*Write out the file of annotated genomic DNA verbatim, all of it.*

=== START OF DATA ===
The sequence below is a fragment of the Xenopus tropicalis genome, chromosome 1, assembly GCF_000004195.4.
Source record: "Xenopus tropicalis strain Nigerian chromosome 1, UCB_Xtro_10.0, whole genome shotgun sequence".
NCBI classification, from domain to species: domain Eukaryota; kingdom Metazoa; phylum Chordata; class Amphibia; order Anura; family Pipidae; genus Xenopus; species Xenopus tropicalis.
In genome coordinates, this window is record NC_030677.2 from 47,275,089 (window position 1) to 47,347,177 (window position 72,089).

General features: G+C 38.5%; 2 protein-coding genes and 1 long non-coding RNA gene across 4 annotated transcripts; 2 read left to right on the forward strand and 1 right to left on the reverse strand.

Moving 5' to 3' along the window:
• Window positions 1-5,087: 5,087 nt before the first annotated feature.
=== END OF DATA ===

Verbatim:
The sequence below is a fragment of the Xenopus tropicalis genome, chromosome 1, assembly GCF_000004195.4.
Source record: "Xenopus tropicalis strain Nigerian chromosome 1, UCB_Xtro_10.0, whole genome shotgun sequence".
NCBI classification, from domain to species: domain Eukaryota; kingdom Metazoa; phylum Chordata; class Amphibia; order Anura; family Pipidae; genus Xenopus; species Xenopus tropicalis.
In genome coordinates, this window is record NC_030677.2 from 47,275,089 (window position 1) to 47,347,177 (window position 72,089).

General features: G+C 38.5%; 2 protein-coding genes and 1 long non-coding RNA gene across 4 annotated transcripts; 2 read left to right on the forward strand and 1 right to left on the reverse strand.

Moving 5' to 3' along the window:
• Window positions 1-5,087: 5,087 nt before the first annotated feature.